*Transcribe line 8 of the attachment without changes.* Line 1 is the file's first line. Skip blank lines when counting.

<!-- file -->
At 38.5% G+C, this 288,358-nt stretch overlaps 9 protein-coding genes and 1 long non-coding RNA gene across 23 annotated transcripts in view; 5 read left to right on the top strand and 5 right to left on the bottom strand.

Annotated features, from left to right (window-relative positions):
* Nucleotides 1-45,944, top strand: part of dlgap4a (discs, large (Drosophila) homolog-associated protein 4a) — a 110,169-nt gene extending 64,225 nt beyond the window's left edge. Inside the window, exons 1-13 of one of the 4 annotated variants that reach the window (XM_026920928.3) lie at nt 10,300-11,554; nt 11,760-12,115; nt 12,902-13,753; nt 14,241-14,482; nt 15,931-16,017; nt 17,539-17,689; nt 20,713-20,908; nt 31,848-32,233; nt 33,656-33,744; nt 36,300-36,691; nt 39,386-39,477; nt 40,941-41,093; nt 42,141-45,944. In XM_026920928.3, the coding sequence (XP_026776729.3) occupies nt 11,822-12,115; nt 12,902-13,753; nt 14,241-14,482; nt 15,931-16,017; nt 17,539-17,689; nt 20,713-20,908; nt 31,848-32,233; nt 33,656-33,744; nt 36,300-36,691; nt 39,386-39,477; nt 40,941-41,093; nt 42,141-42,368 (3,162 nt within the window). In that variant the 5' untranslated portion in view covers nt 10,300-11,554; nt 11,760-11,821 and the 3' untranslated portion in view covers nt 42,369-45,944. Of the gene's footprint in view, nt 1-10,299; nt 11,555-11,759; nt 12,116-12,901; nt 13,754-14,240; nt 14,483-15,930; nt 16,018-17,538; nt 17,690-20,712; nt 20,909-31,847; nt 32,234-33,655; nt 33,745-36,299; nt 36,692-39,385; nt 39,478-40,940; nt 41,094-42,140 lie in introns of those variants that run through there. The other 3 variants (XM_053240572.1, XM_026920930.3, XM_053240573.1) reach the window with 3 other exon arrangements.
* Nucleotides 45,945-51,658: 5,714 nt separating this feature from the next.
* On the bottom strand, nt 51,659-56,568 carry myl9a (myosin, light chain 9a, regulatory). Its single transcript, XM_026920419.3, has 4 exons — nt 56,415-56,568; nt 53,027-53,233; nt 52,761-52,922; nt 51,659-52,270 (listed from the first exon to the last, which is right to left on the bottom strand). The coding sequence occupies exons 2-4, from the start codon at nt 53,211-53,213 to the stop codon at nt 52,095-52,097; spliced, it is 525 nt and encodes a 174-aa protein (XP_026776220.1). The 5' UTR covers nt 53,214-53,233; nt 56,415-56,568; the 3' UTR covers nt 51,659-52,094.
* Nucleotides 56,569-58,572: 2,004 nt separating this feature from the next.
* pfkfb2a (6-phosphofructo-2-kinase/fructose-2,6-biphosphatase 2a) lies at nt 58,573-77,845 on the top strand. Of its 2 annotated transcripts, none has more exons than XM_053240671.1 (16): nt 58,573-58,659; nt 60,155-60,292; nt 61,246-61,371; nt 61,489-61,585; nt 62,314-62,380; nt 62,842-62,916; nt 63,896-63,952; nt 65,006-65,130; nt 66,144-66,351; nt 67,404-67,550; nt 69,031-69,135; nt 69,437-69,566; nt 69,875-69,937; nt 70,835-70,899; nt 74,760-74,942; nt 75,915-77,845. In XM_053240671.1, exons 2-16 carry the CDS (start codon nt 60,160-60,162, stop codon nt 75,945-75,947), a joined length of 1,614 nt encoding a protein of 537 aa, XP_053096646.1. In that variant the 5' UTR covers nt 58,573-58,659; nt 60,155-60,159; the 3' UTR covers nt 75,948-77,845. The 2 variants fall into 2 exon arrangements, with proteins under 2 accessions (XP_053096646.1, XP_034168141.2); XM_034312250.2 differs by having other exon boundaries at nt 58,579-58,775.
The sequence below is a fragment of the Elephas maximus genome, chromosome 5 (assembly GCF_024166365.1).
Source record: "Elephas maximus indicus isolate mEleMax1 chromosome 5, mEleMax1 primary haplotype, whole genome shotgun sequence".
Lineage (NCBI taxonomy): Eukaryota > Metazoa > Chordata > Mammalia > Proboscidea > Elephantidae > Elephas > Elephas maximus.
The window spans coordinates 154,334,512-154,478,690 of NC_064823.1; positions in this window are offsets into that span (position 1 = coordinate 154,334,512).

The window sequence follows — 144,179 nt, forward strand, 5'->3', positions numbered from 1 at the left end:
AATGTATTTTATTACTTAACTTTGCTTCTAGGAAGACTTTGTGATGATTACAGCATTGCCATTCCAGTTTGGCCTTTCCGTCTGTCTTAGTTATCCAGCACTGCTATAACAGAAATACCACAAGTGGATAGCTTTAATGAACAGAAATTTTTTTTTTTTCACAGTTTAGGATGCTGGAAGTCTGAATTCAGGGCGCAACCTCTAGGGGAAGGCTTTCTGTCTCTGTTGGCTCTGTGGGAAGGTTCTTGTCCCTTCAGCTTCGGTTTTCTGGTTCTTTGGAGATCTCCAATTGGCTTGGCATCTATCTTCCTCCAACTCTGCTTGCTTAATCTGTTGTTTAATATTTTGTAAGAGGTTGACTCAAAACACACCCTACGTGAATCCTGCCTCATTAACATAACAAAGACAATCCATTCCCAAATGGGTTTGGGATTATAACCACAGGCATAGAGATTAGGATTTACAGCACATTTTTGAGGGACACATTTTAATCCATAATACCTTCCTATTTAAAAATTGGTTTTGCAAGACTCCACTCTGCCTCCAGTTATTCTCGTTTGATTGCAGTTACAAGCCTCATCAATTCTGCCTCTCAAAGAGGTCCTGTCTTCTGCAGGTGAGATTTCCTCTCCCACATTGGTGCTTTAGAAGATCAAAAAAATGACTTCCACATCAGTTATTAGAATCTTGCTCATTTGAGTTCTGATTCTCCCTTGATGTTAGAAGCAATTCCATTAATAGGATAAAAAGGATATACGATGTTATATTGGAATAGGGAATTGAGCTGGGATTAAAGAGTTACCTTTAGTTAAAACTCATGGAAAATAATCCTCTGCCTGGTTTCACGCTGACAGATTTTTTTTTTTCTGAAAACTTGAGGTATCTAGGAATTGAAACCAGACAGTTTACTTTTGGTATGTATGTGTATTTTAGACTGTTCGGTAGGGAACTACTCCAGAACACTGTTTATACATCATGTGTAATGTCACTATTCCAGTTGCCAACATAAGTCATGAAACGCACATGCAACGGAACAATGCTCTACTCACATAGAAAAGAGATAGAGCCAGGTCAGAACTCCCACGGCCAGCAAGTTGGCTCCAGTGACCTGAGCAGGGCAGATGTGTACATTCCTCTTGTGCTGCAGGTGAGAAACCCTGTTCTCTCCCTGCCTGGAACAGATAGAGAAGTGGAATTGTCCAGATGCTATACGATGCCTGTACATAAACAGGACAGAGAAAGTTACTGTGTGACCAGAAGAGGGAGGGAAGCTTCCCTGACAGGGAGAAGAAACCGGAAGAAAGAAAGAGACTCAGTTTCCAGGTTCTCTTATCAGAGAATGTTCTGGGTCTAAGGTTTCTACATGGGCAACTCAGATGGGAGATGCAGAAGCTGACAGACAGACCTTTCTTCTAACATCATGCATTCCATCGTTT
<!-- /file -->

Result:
The sequence below is a fragment of the Elephas maximus genome, chromosome 5 (assembly GCF_024166365.1).